I attended the Fairness, Accountability, and Transparency Conference in Atlanta from January 29th — 31st.
This conference brings together a diverse community — academics, lawyers, policy makers, software developers — concerned with the fairness of the socio-technical systems that control our lives.
The most visceral examples of “socio-technical” are the policing and sentencing support systems in use throughout the world. Automattic’s Grand Meetup last year took place in Orlando, Florida — a city that is debating whether to widely deploy a problematic facial recognition system developed by Amazon. There are ethical and human rights issues raised by the development and deployment of this and similar systems. The conference is one attempt to get a constructive, outcome-oriented dialog going.
Research presented at the conference revolves around a number of questions:
- Is a given machine learning system negatively impacting a given group?
- Can we develop methodologies for auditing software systems for harm?
- Can we develop metrics that quantify fairness?
- Can we develop methodologies that make the internals of machine learning and A.I. more accessible to policy makers and the citizenry impacted by them?
I think this year’s conference did not have the incisiveness of last year’s, where there were memorable and prescient talks by Latanya Sweeney and Joy Buolamwini. Nonetheless there were gems this year.
One of the award papers truly had a positive outcome — illustrating how incorporating fairness/impact/justice assessment into system design can lead to quality of life improvements. Sendil Mullainathan presented Dissecting Racial Bias in an Algorithm that Guides Health Decisions for 70 million people. It began as an empirical study, examining how the intervention patterns of
a targeted healthcare software used by several insurance companies leaves out significant swaths of African American patients.
Mullainathan thought to contact the software provider shortly after publishing (expecting to be brushed off), but they were able to collaboratively adjust thresholds for intervention, removing 84% of the bias and hopefully improving the lives of patients with chronic conditions.
There were a couple of talks that I thought particularly relevant. Christo Wilson (Northeastern) and John Martin (now in marketing at Hubspot) gave a talk on transparency in A/B testing, studying the structure of A/B tests in the wild by analyzing publicly accessible Optimizely data. The organization that deployed the largest number of tests in the study was the New York Times. I think of the paper as a public service announcement for more transparency in A/B testing.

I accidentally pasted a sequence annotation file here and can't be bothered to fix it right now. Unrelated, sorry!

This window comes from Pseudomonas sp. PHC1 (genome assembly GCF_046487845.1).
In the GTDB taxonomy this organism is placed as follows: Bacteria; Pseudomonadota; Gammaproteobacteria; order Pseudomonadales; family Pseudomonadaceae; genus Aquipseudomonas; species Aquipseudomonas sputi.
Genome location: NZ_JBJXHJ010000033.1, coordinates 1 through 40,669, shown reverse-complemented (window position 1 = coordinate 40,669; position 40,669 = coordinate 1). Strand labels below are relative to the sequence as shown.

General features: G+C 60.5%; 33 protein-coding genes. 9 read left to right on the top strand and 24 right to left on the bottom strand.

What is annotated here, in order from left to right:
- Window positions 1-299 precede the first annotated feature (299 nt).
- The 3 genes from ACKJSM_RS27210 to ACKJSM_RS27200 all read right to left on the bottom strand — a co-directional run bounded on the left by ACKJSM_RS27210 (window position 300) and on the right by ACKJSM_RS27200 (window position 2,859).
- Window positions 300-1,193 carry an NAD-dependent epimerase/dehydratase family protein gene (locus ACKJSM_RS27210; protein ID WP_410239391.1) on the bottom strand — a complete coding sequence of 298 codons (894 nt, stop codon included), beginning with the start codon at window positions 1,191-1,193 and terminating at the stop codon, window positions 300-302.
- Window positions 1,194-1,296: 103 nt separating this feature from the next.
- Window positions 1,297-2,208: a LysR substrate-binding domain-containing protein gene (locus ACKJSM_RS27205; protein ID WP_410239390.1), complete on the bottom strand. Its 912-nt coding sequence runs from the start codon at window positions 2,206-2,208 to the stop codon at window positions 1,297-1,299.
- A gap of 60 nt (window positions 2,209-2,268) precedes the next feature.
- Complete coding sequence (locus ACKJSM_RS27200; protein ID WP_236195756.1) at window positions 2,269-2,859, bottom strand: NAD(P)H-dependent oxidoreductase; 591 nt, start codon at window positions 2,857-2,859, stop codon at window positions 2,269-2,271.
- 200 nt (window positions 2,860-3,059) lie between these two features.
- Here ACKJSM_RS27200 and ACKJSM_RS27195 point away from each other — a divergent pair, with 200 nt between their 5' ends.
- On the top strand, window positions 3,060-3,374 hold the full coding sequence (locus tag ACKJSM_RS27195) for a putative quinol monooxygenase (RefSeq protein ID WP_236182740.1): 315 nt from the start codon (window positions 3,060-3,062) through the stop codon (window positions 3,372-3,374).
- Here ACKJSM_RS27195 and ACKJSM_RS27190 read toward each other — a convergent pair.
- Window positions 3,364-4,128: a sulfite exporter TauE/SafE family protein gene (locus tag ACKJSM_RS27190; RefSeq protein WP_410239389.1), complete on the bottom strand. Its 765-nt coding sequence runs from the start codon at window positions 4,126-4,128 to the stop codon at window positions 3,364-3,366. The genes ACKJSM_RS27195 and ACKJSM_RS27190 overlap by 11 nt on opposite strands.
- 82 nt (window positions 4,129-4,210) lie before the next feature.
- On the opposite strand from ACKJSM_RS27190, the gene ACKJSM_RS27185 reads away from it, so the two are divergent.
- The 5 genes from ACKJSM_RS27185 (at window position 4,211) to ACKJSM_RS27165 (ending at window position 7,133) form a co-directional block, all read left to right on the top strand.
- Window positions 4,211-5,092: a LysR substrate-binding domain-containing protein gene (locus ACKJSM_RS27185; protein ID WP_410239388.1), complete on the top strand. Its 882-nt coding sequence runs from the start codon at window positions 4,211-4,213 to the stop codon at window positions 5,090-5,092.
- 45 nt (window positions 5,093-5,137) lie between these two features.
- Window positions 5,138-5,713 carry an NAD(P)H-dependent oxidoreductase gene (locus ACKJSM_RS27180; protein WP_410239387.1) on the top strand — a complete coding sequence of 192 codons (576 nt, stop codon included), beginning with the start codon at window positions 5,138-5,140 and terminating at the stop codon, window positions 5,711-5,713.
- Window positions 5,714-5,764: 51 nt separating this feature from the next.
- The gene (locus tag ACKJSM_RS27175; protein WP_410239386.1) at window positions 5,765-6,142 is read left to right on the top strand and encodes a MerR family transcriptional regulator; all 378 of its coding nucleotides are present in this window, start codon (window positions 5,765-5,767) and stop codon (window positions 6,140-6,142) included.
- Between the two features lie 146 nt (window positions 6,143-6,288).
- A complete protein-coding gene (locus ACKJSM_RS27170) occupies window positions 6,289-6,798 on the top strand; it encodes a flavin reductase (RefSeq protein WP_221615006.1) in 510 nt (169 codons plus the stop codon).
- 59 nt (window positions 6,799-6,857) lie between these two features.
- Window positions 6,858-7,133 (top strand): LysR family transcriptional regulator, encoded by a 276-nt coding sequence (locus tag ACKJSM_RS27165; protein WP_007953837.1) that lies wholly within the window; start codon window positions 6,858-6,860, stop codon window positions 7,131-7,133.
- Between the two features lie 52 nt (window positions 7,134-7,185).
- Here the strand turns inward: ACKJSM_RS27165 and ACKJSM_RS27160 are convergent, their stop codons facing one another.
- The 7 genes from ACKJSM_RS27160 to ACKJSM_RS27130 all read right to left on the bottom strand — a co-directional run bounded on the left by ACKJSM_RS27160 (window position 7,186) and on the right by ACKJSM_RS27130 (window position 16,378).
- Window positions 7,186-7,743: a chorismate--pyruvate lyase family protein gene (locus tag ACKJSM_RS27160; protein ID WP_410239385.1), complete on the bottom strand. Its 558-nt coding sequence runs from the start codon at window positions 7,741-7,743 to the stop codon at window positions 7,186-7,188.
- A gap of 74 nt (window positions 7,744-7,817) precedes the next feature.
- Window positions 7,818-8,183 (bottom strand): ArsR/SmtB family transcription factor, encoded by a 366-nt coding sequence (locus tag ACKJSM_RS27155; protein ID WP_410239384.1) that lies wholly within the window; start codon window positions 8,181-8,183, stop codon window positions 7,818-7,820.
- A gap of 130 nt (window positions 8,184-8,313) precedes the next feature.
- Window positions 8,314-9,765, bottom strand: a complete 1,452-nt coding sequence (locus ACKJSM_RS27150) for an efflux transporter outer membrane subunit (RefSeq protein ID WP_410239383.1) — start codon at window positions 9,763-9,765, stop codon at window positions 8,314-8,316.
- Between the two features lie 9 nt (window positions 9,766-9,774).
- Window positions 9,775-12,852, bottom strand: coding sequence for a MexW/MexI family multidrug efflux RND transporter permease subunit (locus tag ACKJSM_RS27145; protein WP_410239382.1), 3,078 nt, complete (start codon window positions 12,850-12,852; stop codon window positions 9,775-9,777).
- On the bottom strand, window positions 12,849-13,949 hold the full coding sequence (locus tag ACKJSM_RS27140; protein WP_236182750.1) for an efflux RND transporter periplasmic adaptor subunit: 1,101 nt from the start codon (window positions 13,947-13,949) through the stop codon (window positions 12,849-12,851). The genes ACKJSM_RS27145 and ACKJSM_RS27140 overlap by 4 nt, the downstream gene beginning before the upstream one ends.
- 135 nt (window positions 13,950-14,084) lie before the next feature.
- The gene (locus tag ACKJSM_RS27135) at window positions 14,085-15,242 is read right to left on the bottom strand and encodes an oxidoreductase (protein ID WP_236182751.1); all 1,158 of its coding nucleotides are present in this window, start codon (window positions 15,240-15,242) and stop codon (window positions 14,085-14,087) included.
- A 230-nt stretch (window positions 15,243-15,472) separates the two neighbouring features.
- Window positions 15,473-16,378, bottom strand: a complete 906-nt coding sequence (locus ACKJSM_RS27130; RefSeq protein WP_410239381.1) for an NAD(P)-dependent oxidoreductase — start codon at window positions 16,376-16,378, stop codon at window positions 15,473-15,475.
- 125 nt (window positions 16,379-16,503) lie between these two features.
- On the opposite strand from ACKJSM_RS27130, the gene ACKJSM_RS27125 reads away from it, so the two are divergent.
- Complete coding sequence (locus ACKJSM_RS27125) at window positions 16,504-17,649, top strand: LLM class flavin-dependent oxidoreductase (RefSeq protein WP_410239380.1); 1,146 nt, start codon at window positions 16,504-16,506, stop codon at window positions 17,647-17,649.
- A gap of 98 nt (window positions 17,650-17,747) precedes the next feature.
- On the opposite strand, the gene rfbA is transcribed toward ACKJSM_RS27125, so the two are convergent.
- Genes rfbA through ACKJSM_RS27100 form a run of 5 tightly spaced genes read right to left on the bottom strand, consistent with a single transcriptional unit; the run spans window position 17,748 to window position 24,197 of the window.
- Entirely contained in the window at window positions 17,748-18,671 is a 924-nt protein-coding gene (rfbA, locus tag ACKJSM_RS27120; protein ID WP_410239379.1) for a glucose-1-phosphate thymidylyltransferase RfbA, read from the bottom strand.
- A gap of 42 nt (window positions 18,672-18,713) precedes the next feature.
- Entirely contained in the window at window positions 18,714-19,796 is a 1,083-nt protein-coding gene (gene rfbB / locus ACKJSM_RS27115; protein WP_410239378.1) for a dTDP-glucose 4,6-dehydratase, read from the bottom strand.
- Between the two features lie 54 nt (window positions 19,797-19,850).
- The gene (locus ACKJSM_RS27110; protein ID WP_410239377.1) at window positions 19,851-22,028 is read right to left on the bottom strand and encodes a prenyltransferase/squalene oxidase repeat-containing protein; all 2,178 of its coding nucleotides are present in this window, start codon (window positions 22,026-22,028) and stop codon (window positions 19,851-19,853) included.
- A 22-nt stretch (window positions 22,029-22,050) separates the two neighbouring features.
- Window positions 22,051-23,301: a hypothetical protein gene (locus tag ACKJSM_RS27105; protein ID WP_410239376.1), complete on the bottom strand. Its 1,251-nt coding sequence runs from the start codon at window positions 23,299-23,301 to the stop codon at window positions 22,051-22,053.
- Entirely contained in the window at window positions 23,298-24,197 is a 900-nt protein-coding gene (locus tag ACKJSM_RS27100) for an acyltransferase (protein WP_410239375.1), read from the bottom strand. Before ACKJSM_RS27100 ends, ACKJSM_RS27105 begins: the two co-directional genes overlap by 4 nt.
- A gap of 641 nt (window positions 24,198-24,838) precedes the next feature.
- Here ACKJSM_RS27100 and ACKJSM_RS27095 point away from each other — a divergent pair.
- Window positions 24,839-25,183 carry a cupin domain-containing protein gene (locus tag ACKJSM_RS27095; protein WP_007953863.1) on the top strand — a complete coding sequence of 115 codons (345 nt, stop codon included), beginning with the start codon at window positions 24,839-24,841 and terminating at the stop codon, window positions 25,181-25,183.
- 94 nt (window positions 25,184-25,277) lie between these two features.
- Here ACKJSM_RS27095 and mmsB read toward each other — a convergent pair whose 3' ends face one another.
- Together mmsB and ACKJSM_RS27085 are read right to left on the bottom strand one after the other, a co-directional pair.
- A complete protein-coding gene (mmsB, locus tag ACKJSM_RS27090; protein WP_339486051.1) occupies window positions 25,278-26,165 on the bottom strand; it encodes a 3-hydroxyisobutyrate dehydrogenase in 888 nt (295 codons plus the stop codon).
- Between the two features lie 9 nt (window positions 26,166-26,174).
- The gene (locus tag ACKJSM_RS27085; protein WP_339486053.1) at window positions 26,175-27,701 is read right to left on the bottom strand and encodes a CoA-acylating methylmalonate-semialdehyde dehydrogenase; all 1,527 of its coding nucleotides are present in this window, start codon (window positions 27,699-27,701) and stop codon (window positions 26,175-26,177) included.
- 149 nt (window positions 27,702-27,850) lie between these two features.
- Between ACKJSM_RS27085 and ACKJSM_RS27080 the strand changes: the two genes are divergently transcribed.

The second was model cards, presented by Andrew Zaldivar at Google. This was representative of a set of talks aimed at making models and data more understandable to the people who use and are impacted by them. Zaldivar and his collaborators apparently did a trial run using by deploying it as a decision support tool for a comment forum moderators. In their case, the model cards were intended to provide guidance to forum moderators on the use of a “comment toxicity” predictor.
A couple of talks challenged the underpinnings of the whole algorithmic fairness/justice enterprise (#). Particularly sobering was a talk on lessons from failed attempts over the last 50 years to address racial/gender/class inequities from standardized testing.
There were many other thought provoking talks and discussions:
- Several toolkits for assessing the fairness of predictors and building interpretable models (#, #, #)
- Providing more transparency to those people negatively impacted by automation (# ).
- Discussion of an open source tool that was developed in the U.K. with strong involvement from the community, attention to human rights concerns, and continuous vetting (#).
The conference will be held next year in Barcelona.
Ultimately, the central issue is not a technological but societal problem. The long term impact of the work is in the degree to which it enables citizens to make more informed decisions about the role that increasingly autonomous technology should play in their societies.